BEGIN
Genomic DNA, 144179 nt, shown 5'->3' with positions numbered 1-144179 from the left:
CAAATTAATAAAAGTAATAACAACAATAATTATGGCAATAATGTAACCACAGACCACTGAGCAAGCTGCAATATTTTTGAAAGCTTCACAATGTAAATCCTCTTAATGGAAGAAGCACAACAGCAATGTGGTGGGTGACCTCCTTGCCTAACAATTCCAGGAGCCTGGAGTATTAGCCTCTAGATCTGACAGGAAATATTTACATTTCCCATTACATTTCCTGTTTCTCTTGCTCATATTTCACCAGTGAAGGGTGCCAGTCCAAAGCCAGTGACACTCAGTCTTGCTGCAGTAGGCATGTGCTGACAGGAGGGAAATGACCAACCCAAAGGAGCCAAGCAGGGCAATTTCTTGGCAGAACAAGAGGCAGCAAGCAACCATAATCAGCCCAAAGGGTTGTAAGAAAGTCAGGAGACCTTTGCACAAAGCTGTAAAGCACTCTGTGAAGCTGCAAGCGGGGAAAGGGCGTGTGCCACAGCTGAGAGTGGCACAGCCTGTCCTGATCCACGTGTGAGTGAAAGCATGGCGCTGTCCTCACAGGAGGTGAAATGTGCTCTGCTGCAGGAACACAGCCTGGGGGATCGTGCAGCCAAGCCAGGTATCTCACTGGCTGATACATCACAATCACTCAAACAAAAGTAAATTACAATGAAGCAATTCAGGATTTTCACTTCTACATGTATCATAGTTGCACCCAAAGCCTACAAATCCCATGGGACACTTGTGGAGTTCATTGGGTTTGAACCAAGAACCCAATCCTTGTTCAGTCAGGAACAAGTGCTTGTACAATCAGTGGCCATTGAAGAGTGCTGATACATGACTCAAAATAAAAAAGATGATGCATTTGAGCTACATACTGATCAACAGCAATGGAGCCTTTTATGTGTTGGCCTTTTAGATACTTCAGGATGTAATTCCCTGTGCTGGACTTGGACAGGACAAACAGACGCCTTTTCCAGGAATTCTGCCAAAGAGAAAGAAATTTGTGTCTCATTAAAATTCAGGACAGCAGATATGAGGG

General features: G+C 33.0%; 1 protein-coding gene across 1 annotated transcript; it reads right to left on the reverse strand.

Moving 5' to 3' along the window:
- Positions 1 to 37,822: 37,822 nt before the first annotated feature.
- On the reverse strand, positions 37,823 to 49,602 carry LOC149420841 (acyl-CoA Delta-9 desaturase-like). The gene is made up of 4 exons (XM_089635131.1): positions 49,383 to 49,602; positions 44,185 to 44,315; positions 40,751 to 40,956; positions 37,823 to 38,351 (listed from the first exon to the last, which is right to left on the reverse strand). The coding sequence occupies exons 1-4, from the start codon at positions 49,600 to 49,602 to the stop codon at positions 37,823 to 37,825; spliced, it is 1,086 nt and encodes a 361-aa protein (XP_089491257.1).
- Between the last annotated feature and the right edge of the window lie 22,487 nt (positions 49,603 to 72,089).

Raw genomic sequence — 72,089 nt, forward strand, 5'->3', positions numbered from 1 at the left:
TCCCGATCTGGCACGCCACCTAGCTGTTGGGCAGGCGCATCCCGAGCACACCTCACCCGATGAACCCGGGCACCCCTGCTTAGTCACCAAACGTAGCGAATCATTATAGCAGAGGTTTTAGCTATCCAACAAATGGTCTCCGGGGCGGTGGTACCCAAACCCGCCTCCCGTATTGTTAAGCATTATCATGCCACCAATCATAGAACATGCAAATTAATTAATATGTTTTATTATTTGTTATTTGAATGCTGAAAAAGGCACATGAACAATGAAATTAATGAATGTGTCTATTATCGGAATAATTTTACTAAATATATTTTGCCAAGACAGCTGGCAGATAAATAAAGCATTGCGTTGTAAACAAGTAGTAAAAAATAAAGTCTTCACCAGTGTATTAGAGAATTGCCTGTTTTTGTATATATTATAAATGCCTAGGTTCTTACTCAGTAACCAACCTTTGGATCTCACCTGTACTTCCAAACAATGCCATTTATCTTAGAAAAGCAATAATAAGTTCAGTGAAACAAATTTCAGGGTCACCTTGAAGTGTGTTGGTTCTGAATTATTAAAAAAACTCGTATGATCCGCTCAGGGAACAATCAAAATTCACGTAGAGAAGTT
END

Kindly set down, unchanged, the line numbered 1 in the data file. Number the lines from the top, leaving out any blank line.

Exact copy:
Genomic DNA, 144179 nt, shown 5'->3' with positions numbered 1-144179 from the left: